Last week, the Bureau of Labor Statistics reported that inflation—as measured by the annual change in the Consumer Price Index—fell to 3 percent in June, down from a high of 9 percent last summer. The decline was broad-based across all categories except heavily lagging shelter inflation, indicating that while price pressures are still significant, the economy has made significant progress.
The good news brought surprising victory laps from those who once believed that inflation would be “transitory”—that the price spikes beginning in early 2021 would be narrowly contained and short-lived. For example, Treasury Secretary Janet Yellen said in May 2021 that she expected higher inflation to last “for several more months” and then fade away. Given the central role of massive, procyclical fiscal expansions in Biden administration policy, such predictions, widespread in 2021, were often based as much on political exigency as economic analysis. The “transitory” claim was a justification for keeping the combined stance of monetary and fiscal policy at its most historically reckless level, despite mounting price pressures.
After the BLS reported last week’s inflation number, many economists who originally claimed that inflation was merely transitory began revising history to claim that they had been right all along. New York Times columnist Paul Krugman wrote on Twitter, “Transitory after all? . . . the original Team Transitory proposition was that inflation would subside without the need for a big rise in unemployment.” Elaborating in the Times, he wrote that “one possible answer is that Team Transitory was actually mostly right, except that ‘transitory’ meant years, not months.”
But that’s sophistry. Those who asserted that inflation would be transitory never predicted that it would last for years. Just as Yellen described inflation as a matter of “months,” Krugman himself in June 2021 agreed with the view (which he ascribed to the Federal Reserve) that inflation was “a blip” that “will soon be over.” While finding the exact moment that separates transitory inflation from persistent inflation can verge on a Sorites paradox, it should be obvious that any inflation that lasts for years is not transitory.
And even this truism misses the key point. In the last 18 months, the Federal Reserve has tightened interest rates at the fastest clip in modern history, delivering the strongest monetary shock to the economy in decades. To argue that inflation would be the same today with an alternate monetary history for the last year is absurd. Without the Fed’s actions, price pressures would likely have remained at nosebleed levels, ingraining higher inflation expectations and sticking around for many years; claiming inflation was transitory is like claiming that a cancer was transitory and neglecting to mention that repeated rounds of chemotherapy had managed to kill a tumor.
For instance, consider shelter inflation, which comprises 35 percent of the consumer price index, or 44 percent of the “core” index (which excludes volatile food and energy components). Given its huge weight in most families’ budgets, housing expenses can drive index-level inflation. With the rise in bond yields, mortgage rates have jumped from 2.75 percent to 7 percent, dramatically raising the expense of buying a home. Despite this increase, home prices are hovering near their all-time highs; a number of unusual factors this cycle have served to prevent the drop in home prices that might be expected from such a rise in mortgage rates.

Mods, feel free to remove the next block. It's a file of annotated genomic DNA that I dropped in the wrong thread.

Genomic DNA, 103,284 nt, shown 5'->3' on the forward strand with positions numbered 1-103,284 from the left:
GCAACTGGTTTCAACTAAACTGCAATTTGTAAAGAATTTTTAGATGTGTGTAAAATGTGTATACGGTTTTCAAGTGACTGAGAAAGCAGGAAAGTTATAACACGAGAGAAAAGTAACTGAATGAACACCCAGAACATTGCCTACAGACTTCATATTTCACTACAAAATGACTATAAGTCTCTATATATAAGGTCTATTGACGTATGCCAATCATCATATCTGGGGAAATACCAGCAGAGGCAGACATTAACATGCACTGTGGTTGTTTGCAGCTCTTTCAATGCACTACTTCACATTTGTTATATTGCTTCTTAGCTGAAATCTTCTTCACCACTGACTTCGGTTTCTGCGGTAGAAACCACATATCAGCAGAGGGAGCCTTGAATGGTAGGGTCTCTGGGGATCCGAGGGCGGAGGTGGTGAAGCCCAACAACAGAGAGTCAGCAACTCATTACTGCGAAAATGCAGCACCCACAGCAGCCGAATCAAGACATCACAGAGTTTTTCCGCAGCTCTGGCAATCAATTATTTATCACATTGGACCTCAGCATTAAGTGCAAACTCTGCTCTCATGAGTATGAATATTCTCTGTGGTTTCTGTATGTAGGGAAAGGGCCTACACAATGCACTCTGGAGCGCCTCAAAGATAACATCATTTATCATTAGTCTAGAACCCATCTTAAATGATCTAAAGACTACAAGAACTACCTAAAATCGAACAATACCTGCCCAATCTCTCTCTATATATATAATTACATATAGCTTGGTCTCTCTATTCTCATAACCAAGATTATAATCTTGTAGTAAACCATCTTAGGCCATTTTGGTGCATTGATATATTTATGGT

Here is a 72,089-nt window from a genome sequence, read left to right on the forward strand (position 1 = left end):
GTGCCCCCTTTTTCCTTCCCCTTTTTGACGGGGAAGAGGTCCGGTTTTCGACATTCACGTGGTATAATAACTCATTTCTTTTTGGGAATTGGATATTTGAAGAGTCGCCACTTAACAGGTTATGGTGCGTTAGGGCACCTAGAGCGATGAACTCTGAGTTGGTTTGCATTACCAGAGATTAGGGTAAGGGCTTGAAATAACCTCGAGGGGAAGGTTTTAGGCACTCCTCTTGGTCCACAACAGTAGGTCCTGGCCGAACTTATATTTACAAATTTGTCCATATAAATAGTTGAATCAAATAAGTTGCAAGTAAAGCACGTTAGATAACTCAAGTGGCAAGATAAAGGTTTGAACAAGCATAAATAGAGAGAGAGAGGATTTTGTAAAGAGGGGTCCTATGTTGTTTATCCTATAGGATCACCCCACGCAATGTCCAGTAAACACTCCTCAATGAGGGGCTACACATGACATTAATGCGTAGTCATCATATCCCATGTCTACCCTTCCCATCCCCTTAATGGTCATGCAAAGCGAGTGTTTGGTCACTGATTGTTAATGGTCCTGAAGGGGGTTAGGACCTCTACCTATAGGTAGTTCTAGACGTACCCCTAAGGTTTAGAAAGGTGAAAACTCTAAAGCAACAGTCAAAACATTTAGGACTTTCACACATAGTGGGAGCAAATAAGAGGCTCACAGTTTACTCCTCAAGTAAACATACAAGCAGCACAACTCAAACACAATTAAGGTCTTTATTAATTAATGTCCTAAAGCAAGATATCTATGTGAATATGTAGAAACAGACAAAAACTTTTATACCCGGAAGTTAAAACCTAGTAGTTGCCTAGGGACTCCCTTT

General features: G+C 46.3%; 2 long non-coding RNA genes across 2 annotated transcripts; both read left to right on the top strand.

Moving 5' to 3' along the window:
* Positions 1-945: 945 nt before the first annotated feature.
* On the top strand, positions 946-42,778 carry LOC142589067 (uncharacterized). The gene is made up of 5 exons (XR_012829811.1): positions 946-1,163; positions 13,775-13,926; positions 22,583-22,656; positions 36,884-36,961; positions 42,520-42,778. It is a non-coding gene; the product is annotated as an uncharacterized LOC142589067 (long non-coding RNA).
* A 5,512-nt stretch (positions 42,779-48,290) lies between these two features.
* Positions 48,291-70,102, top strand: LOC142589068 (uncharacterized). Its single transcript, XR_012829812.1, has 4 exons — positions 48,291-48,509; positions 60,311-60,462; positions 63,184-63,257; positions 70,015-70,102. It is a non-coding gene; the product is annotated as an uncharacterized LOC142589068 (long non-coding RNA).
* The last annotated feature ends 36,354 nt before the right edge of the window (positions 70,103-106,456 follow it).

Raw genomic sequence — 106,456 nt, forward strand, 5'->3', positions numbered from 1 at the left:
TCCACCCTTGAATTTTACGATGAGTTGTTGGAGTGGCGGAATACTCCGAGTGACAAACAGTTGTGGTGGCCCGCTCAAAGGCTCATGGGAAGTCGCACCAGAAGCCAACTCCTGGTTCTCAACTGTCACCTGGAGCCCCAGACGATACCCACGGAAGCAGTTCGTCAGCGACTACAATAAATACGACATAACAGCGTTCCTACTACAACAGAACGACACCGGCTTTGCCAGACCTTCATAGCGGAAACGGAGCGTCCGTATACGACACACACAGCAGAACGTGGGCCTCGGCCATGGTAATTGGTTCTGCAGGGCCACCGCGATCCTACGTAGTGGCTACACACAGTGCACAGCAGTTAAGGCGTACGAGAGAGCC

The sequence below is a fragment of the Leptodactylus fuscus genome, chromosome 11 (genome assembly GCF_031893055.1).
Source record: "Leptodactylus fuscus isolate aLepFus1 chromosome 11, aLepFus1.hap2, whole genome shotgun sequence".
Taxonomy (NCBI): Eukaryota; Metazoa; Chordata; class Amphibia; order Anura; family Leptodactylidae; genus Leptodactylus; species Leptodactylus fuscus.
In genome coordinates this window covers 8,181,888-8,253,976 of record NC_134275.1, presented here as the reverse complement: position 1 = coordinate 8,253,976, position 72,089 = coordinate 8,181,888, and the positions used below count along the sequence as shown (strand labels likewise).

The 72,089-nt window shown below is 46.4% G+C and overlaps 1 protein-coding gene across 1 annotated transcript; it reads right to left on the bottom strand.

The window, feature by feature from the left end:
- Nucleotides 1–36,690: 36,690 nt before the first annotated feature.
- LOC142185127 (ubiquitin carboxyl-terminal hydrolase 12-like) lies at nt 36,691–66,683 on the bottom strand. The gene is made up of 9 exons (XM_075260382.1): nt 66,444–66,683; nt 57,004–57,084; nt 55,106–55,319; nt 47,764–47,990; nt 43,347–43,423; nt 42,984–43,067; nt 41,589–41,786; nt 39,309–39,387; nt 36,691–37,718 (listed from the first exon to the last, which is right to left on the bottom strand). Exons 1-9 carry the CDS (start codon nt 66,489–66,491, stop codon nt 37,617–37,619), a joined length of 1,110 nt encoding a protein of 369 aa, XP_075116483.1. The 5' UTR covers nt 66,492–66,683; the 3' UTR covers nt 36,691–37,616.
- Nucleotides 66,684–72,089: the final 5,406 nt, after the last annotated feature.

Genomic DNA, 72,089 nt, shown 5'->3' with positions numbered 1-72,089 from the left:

The critical counterfactual to ask, given housing’s enormous weight in inflation indices, is: Where would home prices be if the Fed hadn’t hiked rates, and mortgages were still below 3 percent? In this scenario, despite surging inflation and wages, low interest rates would likely have pushed housing and equity markets to new highs. Given the 45 percent run-up in home prices since the pandemic, increasingly negative real interest rates rather than rising mortgage rates might have pushed housing another 20 percent higher. (If the Fed holds nominal interest rates constant but inflation moves higher, then inflation-adjusted real interest rates move lower, becoming more stimulative and pushing prices higher.) Assuming that rents kept pace with home prices—which tends to happen, since investors can arbitrage across income-generating assets—then core inflation could easily have been almost 4 percentage points higher from housing alone. And that ignores any additional inflationary effects of stimulative monetary policy, for example rising car prices.
The decline in inflation was possible only because the Federal Reserve implemented one of the most vigorous monetary-tightening cycles in history. Though the Fed was late to start, it eventually got on the right path and delivered policy changes sufficient to combat inflation.
Arguing that the definition of “transitory” can be stretched enough to cover over two years of elevated inflation is a linguistic error. But pretending that inflation would be where it is today if interest rates were 5 percent lower and mortgage rates looked as they did before the Fed began hiking is an economic error. Many who argued for transitory inflation also argued that record levels of fiscal stimulus can be poured into an overheated economy with no consequences—and that the Federal Reserve should keep interest rates at record-low levels to accommodate such political goals. Team Transitory’s victory laps now, two years after inflation began to rear its head, are ridiculous.
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